On a cold evening on February 11th, 1992, the crews of Russian and American submarines had quite a close shave.
Any accident is ugly, but when it involves two nuclear-powered submarines, which jointly displace over 15,000 tons, coming together beneath the surface, the situation can quickly become terrifying.
The USS Baton Rouge
The American submarine was the USS Baton Rouge, a Los Angeles-class fast attack submarine. Commissioned in June of 1977, she was only the second submarine in her class. Her service was standard for a submarine at the time, deploying to the Mediterranean Ocean several times, circumnavigating the globe, and even earning a handful of Meritorious Unit Citations. This deployment ended very differently.
Baton Rouge was serving as part of “Operation Holy Stone,” known as “Operation Pinnacle” or “Bollard” by submarine crews. This mission was an ongoing operation from the Cold War where the U.S. Navy sent boats to spy on major Soviet submarine bases. Some of the more audacious aspects of the mission even included tapping undersea cables to spy on Soviet communications.
Despite the end of the Cold War, the U.S. was still keenly interested in the nuclear submarines docked in places such as Severomorsk, which now belonged to the Russian Federation. To that end, U.S. submarines continued “Holy Stone” activities virtually unabated, which placed the Baton Rouge in the Barents Sea that February.
The Russian sub was the B-276 Kostroma, a Sierra-class fast attack submarine. Designed and built slightly later than its Los Angeles-class counterparts, the Sierras were capable boats. The dissolution of the Soviet Union meant only four were ever commissioned so they were valuable assets to the Russian navy.
Around 8 p.m. on February 11th, the two boats collided at a point just over 12 miles from the Russian shore. While the U.S. maintained that it took place in international waters, the Russian government claimed it was within their territorial waters due to the use of a straight baseline when measuring their coast.
Based on damage to the submarines, it appears the Russian sub surfaced underneath the American boat, damaging its sail in the process. The Baton Rouge suffered scrapes and a punctured ballast tank. Great fortune meant none of the crew was hurt and neither sub was lost, although the crew of the Baton Rouge must have been sweating due to the single-hulled construction of the vessel – any puncture would have led to flooding that would most likely have been catastrophic.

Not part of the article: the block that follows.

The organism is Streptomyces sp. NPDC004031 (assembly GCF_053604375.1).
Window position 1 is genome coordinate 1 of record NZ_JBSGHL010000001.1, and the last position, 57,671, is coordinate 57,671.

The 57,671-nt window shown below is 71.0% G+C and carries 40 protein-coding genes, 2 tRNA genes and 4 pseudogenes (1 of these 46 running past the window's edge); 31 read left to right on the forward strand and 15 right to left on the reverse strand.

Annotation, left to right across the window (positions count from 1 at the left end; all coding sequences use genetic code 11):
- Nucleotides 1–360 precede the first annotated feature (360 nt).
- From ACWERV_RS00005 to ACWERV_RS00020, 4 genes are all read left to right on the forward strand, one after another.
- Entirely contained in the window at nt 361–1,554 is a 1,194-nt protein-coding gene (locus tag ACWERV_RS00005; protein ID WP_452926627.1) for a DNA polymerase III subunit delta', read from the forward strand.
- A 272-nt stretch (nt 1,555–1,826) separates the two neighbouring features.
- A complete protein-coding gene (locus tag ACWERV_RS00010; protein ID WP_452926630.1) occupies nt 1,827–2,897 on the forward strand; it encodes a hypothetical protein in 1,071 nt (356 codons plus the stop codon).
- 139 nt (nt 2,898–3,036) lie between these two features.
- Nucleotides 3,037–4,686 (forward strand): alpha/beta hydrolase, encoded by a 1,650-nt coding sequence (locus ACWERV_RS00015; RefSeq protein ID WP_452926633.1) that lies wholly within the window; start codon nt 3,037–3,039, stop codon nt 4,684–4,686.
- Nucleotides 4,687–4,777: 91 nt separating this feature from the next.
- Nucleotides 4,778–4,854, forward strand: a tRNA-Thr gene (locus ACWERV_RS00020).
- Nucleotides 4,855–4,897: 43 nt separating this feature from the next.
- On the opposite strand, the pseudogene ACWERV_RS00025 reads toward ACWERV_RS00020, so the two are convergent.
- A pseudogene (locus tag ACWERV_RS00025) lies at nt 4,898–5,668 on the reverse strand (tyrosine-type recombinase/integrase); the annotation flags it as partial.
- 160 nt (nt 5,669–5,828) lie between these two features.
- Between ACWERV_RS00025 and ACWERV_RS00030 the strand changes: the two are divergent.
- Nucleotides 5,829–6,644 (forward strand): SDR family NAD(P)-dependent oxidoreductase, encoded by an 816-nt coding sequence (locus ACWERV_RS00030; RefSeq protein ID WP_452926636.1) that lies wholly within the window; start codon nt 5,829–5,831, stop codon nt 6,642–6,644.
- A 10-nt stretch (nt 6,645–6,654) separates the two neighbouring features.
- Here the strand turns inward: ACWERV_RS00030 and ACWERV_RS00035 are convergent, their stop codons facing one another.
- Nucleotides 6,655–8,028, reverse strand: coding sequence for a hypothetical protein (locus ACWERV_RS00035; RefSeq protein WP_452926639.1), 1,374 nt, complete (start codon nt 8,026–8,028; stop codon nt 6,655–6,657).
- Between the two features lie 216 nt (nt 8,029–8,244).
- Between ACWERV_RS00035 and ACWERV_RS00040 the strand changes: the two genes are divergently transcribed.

Controversy bloomed in the aftermath of the collision. The U.S. Navy claimed the Baton Rouge was intercepting wireless communications while Russian sources asserted the two subs were playing a “cat and mouse” game, trying to track each other without being detected themselves. In any case, the Russian government was displeased and loudly voiced its sentiment to the U.S.; the fact that an American sub was operating so close to one of their major bases indicated that the U.S. had continued its aggressive policies from the Cold War and the Russians felt this was an unnecessary provocation. The U.S. Secretary of State James Baker met with Russian President Boris Yeltsin shortly after the incident in an attempt to mend relations.
Within the U.S., the Navy somewhat scaled back “Holy Stone” activities as a result of the collision however it took a similar incident just over a year later to actually reduce the scale and tempo of missions to Russian sub bases.
Maya Carlin, a Senior Editor for 19FortyFive, is an analyst with the Center for Security Policy and a former Anna Sobol Levy Fellow at IDC Herzliya in Israel. She has by-lines in many publications, including The National Interest, Jerusalem Post, and Times of Israel. You can follow her on Twitter: @MayaCarlin.
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